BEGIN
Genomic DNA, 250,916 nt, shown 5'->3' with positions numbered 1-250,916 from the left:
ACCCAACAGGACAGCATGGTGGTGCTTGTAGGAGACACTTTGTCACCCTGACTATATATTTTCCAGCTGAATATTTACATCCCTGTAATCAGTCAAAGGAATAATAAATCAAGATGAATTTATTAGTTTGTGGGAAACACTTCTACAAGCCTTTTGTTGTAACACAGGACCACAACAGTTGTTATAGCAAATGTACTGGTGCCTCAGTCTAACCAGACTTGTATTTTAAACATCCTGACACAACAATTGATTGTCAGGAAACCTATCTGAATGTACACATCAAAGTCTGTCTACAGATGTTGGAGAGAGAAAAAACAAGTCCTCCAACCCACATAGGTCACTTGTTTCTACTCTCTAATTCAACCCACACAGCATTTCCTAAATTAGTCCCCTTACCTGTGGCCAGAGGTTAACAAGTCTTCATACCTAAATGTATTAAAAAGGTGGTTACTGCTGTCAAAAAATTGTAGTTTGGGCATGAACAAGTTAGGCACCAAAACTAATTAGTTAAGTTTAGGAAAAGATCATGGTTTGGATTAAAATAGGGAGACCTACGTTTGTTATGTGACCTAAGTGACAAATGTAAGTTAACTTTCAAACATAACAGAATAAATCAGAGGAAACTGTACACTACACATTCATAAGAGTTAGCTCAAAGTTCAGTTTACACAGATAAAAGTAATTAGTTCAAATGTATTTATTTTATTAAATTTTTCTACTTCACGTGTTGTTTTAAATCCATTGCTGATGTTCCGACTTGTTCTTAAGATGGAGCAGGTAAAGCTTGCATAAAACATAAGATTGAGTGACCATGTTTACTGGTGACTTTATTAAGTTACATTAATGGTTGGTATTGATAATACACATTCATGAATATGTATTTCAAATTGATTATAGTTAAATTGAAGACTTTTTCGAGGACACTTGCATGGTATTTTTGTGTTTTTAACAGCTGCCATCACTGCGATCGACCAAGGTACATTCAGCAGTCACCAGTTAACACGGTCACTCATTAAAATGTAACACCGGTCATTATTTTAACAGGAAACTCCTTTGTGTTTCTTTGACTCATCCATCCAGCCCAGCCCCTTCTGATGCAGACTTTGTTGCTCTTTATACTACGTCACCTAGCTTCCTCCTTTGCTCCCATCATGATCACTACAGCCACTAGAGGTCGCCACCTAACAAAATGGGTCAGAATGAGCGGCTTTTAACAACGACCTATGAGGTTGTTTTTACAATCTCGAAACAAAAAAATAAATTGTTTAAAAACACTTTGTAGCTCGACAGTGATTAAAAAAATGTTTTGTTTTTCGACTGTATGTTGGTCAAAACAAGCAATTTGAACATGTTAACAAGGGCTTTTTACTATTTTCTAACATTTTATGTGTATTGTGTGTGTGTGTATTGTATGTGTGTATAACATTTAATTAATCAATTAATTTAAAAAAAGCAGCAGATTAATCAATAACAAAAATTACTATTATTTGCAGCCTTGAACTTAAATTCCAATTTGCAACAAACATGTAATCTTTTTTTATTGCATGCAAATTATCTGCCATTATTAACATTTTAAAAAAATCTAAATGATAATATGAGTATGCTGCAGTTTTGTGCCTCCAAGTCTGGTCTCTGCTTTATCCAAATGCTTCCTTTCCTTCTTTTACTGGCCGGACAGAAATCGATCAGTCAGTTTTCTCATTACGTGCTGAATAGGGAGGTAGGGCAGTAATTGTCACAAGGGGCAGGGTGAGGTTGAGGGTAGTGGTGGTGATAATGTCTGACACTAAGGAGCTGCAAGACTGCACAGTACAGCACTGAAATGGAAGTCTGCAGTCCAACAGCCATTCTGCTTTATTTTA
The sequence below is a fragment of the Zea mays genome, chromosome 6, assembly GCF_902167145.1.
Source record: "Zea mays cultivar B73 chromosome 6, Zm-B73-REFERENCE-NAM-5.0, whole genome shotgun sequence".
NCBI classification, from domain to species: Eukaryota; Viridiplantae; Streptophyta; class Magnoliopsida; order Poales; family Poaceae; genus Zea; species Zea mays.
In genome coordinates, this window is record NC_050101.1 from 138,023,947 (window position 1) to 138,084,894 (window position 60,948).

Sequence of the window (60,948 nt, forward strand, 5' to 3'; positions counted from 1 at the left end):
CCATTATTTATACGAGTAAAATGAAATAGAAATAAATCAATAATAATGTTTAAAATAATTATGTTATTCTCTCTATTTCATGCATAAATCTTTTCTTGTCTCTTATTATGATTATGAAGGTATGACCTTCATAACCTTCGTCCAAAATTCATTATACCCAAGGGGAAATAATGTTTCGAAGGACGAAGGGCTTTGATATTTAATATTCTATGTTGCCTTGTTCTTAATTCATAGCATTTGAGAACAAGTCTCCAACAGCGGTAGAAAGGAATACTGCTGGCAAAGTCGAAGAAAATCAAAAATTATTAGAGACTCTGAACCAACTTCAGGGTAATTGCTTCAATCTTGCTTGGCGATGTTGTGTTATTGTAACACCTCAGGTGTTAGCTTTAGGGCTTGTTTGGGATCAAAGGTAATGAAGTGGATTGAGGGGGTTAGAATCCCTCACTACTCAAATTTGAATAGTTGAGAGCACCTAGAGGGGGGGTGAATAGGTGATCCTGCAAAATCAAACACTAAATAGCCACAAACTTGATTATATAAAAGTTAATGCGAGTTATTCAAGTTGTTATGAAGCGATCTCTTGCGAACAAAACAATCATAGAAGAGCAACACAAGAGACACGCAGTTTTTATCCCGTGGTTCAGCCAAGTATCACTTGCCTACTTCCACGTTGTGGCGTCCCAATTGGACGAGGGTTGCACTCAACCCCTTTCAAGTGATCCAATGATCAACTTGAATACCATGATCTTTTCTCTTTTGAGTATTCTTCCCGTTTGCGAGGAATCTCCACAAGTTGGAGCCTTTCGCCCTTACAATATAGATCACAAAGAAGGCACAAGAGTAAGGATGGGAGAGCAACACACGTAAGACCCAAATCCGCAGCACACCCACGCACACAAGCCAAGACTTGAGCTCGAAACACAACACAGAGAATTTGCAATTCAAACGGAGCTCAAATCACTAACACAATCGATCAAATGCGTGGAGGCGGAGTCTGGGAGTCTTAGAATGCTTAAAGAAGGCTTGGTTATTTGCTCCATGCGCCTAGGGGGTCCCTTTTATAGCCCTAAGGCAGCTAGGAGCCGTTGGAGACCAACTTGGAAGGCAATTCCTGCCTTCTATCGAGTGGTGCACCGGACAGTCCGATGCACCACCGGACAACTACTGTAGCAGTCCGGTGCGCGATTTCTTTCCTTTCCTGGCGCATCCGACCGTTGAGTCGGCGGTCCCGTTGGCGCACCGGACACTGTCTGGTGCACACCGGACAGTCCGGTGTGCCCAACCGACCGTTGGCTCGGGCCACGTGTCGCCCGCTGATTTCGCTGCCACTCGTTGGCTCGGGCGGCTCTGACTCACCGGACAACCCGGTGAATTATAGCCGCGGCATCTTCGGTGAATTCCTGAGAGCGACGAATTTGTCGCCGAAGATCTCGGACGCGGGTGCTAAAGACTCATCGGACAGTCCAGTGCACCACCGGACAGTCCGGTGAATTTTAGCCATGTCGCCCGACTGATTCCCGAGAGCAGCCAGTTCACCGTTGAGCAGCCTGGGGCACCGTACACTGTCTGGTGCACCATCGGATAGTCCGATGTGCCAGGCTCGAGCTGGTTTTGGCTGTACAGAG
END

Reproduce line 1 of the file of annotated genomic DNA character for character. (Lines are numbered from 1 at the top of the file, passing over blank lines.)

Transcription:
Genomic DNA, 250,916 nt, shown 5'->3' with positions numbered 1-250,916 from the left: